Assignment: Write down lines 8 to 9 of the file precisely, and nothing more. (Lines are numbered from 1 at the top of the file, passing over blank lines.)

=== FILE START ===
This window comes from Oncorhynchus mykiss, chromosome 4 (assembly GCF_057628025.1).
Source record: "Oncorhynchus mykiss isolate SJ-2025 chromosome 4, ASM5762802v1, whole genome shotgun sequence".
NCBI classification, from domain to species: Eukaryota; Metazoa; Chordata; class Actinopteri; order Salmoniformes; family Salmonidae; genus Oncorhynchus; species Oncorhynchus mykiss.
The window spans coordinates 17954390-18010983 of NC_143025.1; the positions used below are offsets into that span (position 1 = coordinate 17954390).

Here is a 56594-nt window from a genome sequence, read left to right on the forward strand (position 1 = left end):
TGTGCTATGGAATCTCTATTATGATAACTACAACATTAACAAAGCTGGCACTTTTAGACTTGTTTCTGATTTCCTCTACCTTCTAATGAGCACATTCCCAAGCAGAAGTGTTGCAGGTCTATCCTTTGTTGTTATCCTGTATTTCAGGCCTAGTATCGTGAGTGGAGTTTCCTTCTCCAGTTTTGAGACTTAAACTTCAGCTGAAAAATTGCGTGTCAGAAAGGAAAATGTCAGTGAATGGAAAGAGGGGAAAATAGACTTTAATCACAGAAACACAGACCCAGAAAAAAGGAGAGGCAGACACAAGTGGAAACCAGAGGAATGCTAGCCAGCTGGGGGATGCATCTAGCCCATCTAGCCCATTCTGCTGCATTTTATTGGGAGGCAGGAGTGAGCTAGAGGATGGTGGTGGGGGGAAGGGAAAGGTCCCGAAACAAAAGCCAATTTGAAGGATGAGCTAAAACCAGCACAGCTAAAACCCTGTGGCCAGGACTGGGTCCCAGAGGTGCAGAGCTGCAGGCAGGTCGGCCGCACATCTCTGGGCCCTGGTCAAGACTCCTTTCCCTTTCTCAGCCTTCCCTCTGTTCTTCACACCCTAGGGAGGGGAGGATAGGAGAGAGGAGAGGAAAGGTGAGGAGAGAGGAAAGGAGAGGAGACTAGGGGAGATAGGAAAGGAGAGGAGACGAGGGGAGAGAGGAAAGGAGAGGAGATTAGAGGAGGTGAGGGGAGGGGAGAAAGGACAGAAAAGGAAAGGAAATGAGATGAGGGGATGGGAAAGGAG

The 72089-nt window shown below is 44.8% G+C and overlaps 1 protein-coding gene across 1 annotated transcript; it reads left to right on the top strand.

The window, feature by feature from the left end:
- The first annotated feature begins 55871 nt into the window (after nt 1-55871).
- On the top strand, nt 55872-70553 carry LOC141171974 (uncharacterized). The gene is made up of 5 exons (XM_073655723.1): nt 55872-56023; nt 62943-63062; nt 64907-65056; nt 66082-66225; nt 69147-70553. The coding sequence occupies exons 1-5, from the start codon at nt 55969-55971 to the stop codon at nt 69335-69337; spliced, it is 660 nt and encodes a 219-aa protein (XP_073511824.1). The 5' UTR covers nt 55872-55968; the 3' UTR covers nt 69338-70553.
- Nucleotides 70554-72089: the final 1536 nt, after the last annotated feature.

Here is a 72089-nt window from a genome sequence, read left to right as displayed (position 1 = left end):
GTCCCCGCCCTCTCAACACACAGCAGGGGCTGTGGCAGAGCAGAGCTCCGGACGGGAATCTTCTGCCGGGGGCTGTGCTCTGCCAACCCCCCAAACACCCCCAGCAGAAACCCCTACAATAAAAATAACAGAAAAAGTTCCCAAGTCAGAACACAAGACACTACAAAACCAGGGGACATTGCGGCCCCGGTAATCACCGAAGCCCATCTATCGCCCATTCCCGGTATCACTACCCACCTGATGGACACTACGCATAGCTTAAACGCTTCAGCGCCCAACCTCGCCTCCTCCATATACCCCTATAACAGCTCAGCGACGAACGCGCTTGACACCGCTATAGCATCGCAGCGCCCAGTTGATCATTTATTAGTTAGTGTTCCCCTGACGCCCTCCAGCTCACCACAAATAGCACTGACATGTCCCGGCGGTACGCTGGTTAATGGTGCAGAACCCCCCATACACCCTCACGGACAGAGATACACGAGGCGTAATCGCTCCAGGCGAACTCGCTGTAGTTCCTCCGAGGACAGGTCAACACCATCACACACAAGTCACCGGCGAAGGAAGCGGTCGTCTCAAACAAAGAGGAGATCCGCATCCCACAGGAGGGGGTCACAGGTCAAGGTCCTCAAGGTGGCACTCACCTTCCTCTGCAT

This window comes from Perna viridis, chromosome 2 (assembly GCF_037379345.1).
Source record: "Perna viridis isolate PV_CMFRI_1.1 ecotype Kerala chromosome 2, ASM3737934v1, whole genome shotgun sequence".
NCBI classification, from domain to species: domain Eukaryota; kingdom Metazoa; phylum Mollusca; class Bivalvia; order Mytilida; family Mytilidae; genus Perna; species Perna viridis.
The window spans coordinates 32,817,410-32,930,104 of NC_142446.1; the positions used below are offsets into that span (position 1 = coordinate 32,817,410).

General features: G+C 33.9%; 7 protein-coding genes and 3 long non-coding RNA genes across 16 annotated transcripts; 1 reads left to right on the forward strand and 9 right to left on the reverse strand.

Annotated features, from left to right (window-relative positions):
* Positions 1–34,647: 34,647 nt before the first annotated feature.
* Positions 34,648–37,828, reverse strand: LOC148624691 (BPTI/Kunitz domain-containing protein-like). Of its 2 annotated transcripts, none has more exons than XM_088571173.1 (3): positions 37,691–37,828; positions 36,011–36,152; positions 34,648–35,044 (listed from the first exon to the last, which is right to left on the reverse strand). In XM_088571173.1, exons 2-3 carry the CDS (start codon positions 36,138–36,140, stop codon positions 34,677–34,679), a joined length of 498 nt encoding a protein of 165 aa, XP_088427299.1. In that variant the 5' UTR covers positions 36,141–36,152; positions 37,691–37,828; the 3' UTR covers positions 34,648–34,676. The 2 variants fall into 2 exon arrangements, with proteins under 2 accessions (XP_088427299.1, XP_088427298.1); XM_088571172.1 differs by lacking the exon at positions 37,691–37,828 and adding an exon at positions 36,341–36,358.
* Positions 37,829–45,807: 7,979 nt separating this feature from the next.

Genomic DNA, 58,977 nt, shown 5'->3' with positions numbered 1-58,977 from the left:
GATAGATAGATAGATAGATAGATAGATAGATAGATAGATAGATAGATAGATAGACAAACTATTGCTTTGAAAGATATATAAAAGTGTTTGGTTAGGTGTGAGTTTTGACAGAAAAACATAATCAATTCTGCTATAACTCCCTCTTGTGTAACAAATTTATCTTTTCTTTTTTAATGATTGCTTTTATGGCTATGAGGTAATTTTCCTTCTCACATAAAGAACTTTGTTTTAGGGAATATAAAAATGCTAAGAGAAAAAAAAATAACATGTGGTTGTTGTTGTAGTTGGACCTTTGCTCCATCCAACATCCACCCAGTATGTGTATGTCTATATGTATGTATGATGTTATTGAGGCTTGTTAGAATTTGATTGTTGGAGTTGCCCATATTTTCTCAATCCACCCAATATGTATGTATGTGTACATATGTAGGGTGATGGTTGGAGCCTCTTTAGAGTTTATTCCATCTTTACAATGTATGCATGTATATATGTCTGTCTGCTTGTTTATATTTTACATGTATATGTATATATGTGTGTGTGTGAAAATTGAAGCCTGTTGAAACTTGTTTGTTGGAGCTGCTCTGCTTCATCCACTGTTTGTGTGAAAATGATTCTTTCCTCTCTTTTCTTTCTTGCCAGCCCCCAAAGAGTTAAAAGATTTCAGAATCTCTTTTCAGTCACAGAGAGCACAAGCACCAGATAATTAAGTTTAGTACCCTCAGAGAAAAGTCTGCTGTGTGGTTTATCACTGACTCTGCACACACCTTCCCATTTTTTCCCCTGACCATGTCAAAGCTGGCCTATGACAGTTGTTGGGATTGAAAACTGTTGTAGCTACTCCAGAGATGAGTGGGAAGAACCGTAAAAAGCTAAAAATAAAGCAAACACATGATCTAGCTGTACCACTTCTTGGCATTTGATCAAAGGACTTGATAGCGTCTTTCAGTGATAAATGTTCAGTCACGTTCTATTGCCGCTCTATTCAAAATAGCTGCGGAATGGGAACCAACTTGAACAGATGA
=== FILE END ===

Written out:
The window, feature by feature from the left end:
- The first annotated feature begins 55871 nt into the window (after nt 1-55871).